I know for sure that summer has finally arrived when the surfing becomes more congested, and I'm surfing classic little summertime waves amongst hordes of holidaymakers enjoying their annual two weeks of being a surf dude. And getting in my way…
One can forgive them their trespasses for on the whole they know not what they do (as the regular wipeouts proved), and in any case who would seriously deny anyone the pure, simple pleasure of riding a wave, whatever their level of ability? Also, for those of us fortunate enough to live on the coast, whether you’re in Pembrokeshire, Cornwall or Scotland the chances are you’ll know where to find a nice quiet spot to surf when the popular beaches are a heaving mass of humanity both in and out of the water.
The best ‘secret spots’ hereabouts are... c’mon, you didn’t really expect me to give it all away, surely?! However, I will say that anyone with any sense who is looking for a wave will head to Freshwater West in South Pembrokeshire. This is probably the most consistent surf beach in Wales and always seems to have waves a foot or two bigger than anywhere else – on a good swell it can be comparable with a French beach break. It’s not the kind of place to paddle out in bigger waves if you’re a beginner, although small summer swells are generally pretty safe and in recent years they have employed lifeguards at 'Fresh West' to keep us all safe from harm.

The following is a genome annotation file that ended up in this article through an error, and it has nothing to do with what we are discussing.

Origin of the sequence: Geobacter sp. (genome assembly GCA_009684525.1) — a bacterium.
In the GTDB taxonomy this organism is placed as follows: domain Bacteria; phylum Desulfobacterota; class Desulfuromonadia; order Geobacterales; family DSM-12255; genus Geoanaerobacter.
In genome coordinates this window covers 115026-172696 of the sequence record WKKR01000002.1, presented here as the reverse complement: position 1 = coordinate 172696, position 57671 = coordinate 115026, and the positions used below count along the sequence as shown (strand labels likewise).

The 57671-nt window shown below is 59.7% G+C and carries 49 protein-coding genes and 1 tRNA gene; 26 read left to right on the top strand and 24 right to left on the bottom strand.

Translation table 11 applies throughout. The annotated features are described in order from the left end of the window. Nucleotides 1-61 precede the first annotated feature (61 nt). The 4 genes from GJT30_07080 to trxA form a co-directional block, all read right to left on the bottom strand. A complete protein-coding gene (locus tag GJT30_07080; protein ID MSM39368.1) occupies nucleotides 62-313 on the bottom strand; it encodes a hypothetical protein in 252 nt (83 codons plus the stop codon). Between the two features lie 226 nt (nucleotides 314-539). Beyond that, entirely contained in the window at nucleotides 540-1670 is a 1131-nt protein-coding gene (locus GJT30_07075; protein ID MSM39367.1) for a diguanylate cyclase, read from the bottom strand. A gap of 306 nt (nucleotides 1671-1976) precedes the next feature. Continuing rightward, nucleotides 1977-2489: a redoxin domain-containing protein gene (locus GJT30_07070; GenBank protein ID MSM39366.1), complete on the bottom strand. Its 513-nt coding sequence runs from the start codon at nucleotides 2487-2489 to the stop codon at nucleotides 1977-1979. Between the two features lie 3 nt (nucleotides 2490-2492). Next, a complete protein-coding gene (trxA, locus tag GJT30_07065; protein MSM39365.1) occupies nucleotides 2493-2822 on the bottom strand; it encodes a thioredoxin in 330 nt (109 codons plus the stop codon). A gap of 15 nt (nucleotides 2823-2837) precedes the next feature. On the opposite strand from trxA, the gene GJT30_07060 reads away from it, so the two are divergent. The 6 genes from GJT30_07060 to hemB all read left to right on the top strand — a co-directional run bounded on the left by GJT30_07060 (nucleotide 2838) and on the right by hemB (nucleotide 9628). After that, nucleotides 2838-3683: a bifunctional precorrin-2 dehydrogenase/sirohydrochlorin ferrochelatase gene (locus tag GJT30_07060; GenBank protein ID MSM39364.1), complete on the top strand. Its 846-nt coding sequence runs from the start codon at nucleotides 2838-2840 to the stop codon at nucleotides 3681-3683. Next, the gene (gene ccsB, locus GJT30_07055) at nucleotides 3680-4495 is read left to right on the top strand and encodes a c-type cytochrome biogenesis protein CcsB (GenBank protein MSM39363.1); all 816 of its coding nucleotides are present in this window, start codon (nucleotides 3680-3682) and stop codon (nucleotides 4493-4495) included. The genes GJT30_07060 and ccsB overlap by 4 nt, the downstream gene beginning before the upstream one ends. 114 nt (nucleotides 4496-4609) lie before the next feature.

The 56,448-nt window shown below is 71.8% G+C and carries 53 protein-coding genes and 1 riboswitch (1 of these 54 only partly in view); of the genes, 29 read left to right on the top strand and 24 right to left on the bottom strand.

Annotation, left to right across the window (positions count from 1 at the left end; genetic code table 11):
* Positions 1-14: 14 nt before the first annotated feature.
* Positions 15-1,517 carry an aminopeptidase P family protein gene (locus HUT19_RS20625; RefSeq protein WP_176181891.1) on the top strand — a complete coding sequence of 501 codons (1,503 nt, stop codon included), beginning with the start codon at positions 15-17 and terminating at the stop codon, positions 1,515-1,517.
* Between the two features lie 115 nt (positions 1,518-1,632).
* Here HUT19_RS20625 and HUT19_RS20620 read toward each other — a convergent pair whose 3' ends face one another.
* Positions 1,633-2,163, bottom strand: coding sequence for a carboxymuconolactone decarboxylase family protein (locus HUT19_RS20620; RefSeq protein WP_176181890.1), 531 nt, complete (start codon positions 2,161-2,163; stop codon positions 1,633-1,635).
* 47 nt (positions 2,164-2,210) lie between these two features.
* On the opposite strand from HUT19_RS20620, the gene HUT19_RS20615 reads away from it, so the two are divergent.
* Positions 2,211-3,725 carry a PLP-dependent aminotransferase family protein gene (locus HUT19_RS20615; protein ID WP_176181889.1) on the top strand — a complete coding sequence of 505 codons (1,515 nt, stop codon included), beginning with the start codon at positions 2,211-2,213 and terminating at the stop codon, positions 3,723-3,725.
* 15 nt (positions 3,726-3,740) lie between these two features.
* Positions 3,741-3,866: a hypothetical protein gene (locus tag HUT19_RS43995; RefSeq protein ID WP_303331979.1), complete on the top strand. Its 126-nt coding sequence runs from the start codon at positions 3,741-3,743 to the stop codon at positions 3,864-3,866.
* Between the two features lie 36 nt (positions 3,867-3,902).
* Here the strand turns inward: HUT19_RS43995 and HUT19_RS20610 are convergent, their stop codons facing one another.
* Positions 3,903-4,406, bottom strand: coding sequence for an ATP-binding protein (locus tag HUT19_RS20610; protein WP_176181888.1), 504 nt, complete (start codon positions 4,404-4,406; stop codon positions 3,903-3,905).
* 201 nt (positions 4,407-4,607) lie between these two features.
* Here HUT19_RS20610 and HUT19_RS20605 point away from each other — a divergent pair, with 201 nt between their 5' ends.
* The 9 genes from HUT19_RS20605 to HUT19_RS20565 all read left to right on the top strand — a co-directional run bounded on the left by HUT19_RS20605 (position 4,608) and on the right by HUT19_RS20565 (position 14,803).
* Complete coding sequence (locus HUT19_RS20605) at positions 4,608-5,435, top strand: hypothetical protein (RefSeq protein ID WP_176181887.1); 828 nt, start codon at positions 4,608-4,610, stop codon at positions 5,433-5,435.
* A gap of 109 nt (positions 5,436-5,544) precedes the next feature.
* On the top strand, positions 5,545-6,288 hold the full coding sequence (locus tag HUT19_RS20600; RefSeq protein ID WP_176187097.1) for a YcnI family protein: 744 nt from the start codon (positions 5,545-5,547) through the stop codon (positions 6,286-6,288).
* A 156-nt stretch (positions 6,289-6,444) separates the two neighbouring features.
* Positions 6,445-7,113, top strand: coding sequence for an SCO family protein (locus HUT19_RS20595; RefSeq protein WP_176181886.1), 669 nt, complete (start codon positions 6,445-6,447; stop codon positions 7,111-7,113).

To be honest this has tamed slightly what was once a pretty wild spot. But there are plenty of other beaches in Pembrokeshire that still remain free of anything other than waves, sand and seagulls. Marloes, across the Milford Haven Waterway is one such place, where the surf is very rarely busy – though it is famous in a way, having been used as a backdrop in the recent movie ‘Snow White and the Huntsman' (as was Fresh West in Russell Crowe's ‘Robin Hood’ a couple of years back). And before long we'll be able to head north into Ceredigion for our surf fix – once the big autumn swells begin to roll ashore onward there’s an array of classy point breaks from Cardigan north that any discerning wave rider will love. Until recently these breaks were relatively unknown, but the surf mags, internet and fools like me writing about them have opened up the waves of Cardigan Bay to the outside world, so that it’s a rare day indeed that you can surf them alone.
But hey, when all’s said and done, no one ‘owns’ the waves, and with the right attitude and a friendly smile we should all be able to enjoy the surf – whether it’s the tiddly little waves of Whitesands in summer or the booming autumn swells that will soon be rolling our way to prove that, for a surfer at least, this is the best season of the year.